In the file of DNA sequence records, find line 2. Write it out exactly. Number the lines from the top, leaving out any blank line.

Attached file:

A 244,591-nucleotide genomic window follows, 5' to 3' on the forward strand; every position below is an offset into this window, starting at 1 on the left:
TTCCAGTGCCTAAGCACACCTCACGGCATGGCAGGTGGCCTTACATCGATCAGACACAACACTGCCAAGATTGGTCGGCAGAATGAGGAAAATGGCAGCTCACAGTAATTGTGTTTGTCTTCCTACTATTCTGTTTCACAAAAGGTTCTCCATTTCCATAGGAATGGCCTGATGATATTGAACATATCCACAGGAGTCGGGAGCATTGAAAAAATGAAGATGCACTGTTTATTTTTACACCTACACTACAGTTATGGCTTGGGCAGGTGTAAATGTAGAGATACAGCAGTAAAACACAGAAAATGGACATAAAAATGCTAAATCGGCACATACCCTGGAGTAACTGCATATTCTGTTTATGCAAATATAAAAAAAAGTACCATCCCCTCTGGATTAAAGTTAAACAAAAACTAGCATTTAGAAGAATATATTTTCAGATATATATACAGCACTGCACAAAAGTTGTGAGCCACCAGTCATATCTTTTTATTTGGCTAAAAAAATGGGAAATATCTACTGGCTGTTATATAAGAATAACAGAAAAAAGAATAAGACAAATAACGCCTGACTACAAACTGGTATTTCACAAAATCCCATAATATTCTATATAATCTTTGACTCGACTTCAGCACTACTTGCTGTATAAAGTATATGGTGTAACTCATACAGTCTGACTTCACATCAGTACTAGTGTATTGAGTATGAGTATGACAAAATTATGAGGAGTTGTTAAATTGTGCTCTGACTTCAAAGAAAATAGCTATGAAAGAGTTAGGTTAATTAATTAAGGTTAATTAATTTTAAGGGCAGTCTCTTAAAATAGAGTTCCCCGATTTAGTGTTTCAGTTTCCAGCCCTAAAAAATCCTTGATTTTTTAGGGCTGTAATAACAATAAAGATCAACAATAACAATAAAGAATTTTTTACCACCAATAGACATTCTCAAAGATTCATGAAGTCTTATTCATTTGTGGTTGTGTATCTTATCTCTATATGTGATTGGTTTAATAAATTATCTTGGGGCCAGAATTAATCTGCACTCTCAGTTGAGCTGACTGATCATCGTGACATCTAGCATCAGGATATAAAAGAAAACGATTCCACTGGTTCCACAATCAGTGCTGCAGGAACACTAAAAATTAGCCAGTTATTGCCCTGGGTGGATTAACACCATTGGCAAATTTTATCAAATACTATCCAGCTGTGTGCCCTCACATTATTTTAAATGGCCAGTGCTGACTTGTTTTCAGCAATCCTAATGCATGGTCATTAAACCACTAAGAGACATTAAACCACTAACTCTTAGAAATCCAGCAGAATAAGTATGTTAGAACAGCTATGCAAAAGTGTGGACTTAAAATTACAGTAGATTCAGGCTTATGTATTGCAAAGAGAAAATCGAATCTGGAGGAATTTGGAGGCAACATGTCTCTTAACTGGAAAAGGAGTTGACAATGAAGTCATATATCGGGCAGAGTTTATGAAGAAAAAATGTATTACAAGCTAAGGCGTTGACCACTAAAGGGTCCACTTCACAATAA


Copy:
TTCCAGTGCCTAAGCACACCTCACGGCATGGCAGGTGGCCTTACATCGATCAGACACAACACTGCCAAGATTGGTCGGCAGAATGAGGAAAATGGCAGCTCACAGTAATTGTGTTTGTCTTCCTACTATTCTGTTTCACAAAAGGTTCTCCATTTCCATAGGAATGGCCTGATGATATTGAACATATCCACAGGAGTCGGGAGCATTGAAAAAATGAAGATGCACTGTTTATTTTTACACCTACACTACAGTTATGGCTTGGGCAGGTGTAAATGTAGAGATACAGCAGTAAAACACAGAAAATGGACATAAAAATGCTAAATCGGCACATACCCTGGAGTAACTGCATATTCTGTTTATGCAAATATAAAAAAAAGTACCATCCCCTCTGGATTAAAGTTAAACAAAAACTAGCATTTAGAAGAATATATTTTCAGATATATATACAGCACTGCACAAAAGTTGTGAGCCACCAGTCATATCTTTTTATTTGGCTAAAAAAATGGGAAATATCTACTGGCTGTTATATAAGAATAACAGAAAAAAGAATAAGACAAATAACGCCTGACTACAAACTGGTATTTCACAAAATCCCATAATATTCTATATAATCTTTGACTCGACTTCAGCACTACTTGCTGTATAAAGTATATGGTGTAACTCATACAGTCTGACTTCACATCAGTACTAGTGTATTGAGTATGAGTATGACAAAATTATGAGGAGTTGTTAAATTGTGCTCTGACTTCAAAGAAAATAGCTATGAAAGAGTTAGGTTAATTAATTAAGGTTAATTAATTTTAAGGGCAGTCTCTTAAAATAGAGTTCCCCGATTTAGTGTTTCAGTTTCCAGCCCTAAAAAATCCTTGATTTTTTAGGGCTGTAATAACAATAAAGATCAACAATAACAATAAAGAATTTTTTACCACCAATAGACATTCTCAAAGATTCATGAAGTCTTATTCATTTGTGGTTGTGTATCTTATCTCTATATGTGATTGGTTTAATAAATTATCTTGGGGCCAGAATTAATCTGCACTCTCAGTTGAGCTGACTGATCATCGTGACATCTAGCATCAGGATATAAAAGAAAACGATTCCACTGGTTCCACAATCAGTGCTGCAGGAACACTAAAAATTAGCCAGTTATTGCCCTGGGTGGATTAACACCATTGGCAAATTTTATCAAATACTATCCAGCTGTGTGCCCTCACATTATTTTAAATGGCCAGTGCTGACTTGTTTTCAGCAATCCTAATGCATGGTCATTAAACCACTAAGAGACATTAAACCACTAACTCTTAGAAATCCAGCAGAATAAGTATGTTAGAACAGCTATGCAAAAGTGTGGACTTAAAATTACAGTAGATTCAGGCTTATGTATTGCAAAGAGAAAATCGAATCTGGAGGAATTTGGAGGCAACATGTCTCTTAACTGGAAAAGGAGTTGACAATGAAGTCATATATCGGGCAGAGTTTATGAAGAAAAAATGTATTACAAGCTAAGGCGTTGACCACTAAAGGGTCCACTTCACAATAA